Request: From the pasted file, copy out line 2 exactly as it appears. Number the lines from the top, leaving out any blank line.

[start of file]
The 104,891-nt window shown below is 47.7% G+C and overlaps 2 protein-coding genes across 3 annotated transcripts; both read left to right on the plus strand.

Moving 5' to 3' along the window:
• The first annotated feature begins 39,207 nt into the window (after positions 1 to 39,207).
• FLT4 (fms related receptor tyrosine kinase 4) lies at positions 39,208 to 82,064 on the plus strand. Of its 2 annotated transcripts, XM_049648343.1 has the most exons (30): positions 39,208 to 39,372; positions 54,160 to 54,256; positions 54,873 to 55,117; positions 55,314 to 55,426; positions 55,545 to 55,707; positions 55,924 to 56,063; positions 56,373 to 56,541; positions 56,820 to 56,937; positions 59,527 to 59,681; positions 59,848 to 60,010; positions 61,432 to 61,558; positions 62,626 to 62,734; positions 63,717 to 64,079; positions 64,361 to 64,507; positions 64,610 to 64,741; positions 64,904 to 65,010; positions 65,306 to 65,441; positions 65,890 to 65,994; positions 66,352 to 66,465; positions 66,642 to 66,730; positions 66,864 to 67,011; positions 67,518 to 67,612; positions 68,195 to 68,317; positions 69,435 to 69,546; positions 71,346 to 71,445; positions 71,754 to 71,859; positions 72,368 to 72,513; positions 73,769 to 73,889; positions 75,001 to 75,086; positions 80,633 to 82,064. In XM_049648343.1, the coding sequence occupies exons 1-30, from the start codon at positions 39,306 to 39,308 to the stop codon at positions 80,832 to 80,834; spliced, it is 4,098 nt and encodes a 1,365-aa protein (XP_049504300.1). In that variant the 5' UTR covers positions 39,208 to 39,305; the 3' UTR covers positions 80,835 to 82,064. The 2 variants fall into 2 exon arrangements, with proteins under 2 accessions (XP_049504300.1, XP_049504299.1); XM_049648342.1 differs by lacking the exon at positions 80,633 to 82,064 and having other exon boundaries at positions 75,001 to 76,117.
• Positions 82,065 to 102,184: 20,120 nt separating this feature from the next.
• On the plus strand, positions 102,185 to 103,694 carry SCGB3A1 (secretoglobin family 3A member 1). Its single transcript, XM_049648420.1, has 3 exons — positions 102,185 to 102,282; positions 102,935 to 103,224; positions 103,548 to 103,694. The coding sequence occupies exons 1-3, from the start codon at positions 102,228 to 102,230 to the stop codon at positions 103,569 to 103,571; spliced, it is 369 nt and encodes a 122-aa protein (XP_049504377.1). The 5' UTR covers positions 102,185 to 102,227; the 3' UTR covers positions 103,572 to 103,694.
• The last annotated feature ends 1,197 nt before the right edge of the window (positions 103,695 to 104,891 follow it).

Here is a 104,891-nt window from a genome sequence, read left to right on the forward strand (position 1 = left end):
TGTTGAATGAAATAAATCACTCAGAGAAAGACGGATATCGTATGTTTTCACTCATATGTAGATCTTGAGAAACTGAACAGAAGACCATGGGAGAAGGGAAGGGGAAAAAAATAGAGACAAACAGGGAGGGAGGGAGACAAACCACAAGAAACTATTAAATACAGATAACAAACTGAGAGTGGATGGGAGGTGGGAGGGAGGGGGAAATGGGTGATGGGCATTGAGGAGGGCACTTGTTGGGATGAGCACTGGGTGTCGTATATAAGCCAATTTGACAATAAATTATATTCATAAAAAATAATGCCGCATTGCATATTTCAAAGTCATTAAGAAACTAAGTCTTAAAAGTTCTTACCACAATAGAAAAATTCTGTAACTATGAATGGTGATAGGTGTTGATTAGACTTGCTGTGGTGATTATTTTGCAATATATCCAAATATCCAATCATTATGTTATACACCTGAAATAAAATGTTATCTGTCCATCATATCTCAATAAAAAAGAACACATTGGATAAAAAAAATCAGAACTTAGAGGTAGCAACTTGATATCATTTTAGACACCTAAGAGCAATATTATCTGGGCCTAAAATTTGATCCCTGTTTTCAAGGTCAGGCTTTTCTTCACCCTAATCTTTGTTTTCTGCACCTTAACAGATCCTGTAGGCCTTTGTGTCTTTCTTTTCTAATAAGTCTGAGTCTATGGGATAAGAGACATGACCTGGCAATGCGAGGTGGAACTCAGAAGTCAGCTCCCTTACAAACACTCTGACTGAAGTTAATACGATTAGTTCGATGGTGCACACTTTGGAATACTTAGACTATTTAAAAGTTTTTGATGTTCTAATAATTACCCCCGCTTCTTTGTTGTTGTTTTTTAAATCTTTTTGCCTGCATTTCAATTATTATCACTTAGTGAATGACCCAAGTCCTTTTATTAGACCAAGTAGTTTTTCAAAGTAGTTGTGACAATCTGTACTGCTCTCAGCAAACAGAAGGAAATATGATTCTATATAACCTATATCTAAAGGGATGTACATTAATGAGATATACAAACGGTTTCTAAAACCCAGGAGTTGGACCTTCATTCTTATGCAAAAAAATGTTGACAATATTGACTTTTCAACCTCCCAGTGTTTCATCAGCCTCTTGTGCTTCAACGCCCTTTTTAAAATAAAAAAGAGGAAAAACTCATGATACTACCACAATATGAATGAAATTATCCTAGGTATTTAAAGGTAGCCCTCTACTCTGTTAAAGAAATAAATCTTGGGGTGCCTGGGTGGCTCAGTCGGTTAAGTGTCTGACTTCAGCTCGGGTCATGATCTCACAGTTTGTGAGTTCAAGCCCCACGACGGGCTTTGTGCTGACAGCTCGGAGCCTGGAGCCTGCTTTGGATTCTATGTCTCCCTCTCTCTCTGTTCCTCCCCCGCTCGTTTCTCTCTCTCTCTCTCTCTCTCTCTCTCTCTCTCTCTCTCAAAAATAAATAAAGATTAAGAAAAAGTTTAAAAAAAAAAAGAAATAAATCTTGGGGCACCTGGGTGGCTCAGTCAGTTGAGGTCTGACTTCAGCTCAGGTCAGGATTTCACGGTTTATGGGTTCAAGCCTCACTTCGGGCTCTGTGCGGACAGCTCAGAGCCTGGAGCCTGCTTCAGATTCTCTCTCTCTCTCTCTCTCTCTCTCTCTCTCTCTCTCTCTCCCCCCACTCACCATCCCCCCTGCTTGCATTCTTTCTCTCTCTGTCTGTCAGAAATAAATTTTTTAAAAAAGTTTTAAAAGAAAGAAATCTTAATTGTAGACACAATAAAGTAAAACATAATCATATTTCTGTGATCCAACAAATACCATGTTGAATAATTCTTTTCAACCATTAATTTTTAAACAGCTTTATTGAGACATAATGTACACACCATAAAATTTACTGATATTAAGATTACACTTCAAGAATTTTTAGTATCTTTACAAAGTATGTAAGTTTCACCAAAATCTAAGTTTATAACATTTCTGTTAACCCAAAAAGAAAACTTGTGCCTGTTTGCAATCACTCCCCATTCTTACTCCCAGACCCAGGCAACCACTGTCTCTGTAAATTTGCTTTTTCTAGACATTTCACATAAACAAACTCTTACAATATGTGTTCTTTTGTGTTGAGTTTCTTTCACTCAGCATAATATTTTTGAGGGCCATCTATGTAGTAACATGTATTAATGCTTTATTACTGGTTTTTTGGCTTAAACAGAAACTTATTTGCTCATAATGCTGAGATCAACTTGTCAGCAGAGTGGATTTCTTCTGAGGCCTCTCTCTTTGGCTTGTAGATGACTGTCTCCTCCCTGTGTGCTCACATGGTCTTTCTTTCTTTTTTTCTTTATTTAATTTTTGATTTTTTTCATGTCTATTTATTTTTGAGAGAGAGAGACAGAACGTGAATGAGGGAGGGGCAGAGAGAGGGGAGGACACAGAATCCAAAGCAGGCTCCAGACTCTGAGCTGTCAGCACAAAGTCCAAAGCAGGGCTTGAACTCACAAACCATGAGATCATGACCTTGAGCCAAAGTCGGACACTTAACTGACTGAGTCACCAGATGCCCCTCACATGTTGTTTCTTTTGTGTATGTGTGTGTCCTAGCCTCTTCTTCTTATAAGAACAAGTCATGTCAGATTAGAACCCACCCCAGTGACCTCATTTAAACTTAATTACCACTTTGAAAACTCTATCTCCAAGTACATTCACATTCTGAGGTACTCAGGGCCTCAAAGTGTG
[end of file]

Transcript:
Moving 5' to 3' along the window: